Mild nausea, diarrhea, stomach pain, constipation;
Topiramate is also an FDA-approved anti-seizure medication. One mechanism of its action is to
antagonize the activation of glutamatergic excitatory amino acid receptors. It has protected motor
neurons in both in vitro and in vivo models of motor neuron death. A12-month, double-blind,
randomized, placebo-controlled trial enrolled 296 subjects with ALS in 2000.
Dosage : 200 to 400 mg/day in two divided doses, and 400 mg/day in two divided doses as adjunctive
treatment in adults with primary generalized tonic-clonic seizures. It is recommended that therapy
be initiated at 25 to 50 mg/day followed by titration to an effective dose in increments of 25 to 50
mg/day every week.
Patients should maintain an adequate fluid intake in order to minimize the risk of kidney stones.
Symptom management (sialorrhea and pseudobulbar affect).
The goal of symptom management is to improve the quality of life of the patient, family, and
healthcare provider. Prominent symptoms include sialorrhea, pseudobulbar affect, speech impairment,
sleep disorders and fatigue, depression, difficulties with activities of daily living, and ambulation
Pharmacologic interventions reducing sialorrhea:
Glycopyrrolate (Robinul) for control of sialorrhea in patients with cerebral palsy or developmental
disabilities. Amitriptyline (Elavil) has been used widely in ALS but not studied in controlled trials.
Decreased drooling in patients with cerebral palsy was also reported with benztropine (Cogentin),
trihexyphenidyl hydrochloride (Artane), and transdermal hyoscine (Scopolamine). Transdermal
hyoscine decreased drooling in developmentally delayed children, patients with mental retardation,
and patients with oropharyngeal carcinoma.Atropine reduced sialorrhea in a crossover study of a
patient with closed head injury. For thick mucus production associated with sialorrhea, the addition
of a beta blocker, such as propranolol (Inderal) or metoprolol (Toprol), appeared to confer clinical
benefit for patients with ALS in an uncontrolled trial.
Other Drugs which may be used to relieve symptoms and make patient more comfortable include:
Amitriptyline or fluvoxamine (Luvox) to help with uncontrollable emotions and mood swings
Baclofen (Lioresal), tizanidine (Zanaflex), dantrolene (Dantrium), or benzodiazepines such
as diazepam (Valium), to relieve muscle stiffness, spasms, and twitching.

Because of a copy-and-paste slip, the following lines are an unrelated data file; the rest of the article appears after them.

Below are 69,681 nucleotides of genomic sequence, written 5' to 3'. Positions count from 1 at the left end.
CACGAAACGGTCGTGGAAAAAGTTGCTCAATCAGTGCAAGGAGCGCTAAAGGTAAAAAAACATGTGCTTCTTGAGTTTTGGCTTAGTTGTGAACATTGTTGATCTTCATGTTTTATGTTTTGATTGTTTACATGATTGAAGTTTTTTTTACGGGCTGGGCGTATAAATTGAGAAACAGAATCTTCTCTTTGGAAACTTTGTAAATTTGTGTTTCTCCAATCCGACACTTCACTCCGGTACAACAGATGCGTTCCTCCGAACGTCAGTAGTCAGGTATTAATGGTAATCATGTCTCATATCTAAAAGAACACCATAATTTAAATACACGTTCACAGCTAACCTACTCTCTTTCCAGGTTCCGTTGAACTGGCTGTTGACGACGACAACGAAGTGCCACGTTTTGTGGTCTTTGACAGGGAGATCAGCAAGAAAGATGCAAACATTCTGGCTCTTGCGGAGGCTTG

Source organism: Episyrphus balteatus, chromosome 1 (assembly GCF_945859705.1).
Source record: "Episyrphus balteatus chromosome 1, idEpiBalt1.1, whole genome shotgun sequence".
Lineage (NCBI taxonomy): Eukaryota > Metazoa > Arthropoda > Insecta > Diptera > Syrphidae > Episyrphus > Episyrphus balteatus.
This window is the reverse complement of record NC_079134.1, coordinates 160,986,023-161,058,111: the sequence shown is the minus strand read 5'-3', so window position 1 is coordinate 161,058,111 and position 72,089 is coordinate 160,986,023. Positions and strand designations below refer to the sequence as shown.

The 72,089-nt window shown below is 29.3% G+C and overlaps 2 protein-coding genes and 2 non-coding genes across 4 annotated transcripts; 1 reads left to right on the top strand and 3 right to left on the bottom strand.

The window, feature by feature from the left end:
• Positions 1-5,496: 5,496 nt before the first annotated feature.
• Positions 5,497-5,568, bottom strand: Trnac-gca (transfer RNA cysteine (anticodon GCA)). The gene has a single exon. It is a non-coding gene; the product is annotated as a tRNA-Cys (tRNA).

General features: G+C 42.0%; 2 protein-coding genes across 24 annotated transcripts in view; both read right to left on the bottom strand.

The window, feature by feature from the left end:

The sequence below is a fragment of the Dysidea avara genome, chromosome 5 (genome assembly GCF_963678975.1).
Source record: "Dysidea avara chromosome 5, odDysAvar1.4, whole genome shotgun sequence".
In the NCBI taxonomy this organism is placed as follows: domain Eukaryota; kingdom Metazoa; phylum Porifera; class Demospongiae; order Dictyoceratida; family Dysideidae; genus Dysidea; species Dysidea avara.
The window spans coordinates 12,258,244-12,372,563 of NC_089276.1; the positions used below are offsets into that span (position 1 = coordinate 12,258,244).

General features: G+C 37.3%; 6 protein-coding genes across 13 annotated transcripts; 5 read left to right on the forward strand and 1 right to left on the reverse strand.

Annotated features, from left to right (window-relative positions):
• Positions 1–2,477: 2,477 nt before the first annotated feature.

Quinine, phenytoin sodium (Dilantin), benzodiazepines, or gabapentin to relieve muscle
Antidepressant medicines, to help with depression, sleeplessness, poor appetite, or
Pain relievers, to reduce muscle pain, which sometimes develops late in the course of the
Morphine, to help with breathing problems (dyspnea). Antianxiety medicines such as
diazepam or lorazepam may be helpful in relieving anxiety caused by breathing problems. The
American Academy of Neurology also considers acupuncture a useful option for breathing problems
when used in addition to medicine or breathing devices.
Diaphragm Pacing System (DPS):
It is done by invasive laparoscopic surgery.
The Food and Drug Administration has approved the NeuRx Diaphragm Pacing System for treatment
of hypoventilation (inadequate breathing) in amyotrophic lateral sclerosis (ALS).
In people with ALS who have chronic breathing problems and whose primary breathing muscle, the
diaphragm still is able to respond to electrical stimulation, the pacing system may forestall or negate
the need for invasive ventilation (ventilation via tracheostomy, or an opening in the neck)
The device does not treat the underlying molecular mechanisms that cause ALS, so it is unable to
slow, stop or reverse the disease course. However, the treatment may improve quality of life.
DPS requires implantation of electrodes, via laparoscopic surgery, to stimulate the phrenic nerve –
the motor innervation to the diaphragm, which is responsible for the act of breathing.
The diaphragm pacing device is a unit – about the size of a large remote control – that is worn
externally by the patient and connected to wires that exit the chest. The implanted electrodes act as
a pacing device, causing the diaphragm to contract, just as it would in people with normal connections
between the brain and muscles.
The hope is that this implantable system can provide part-time or full-time respiratory support to
persons who normally need a mechanical ventilator.
Benefits to the Patient
Improved speech, mobility and more normal breathing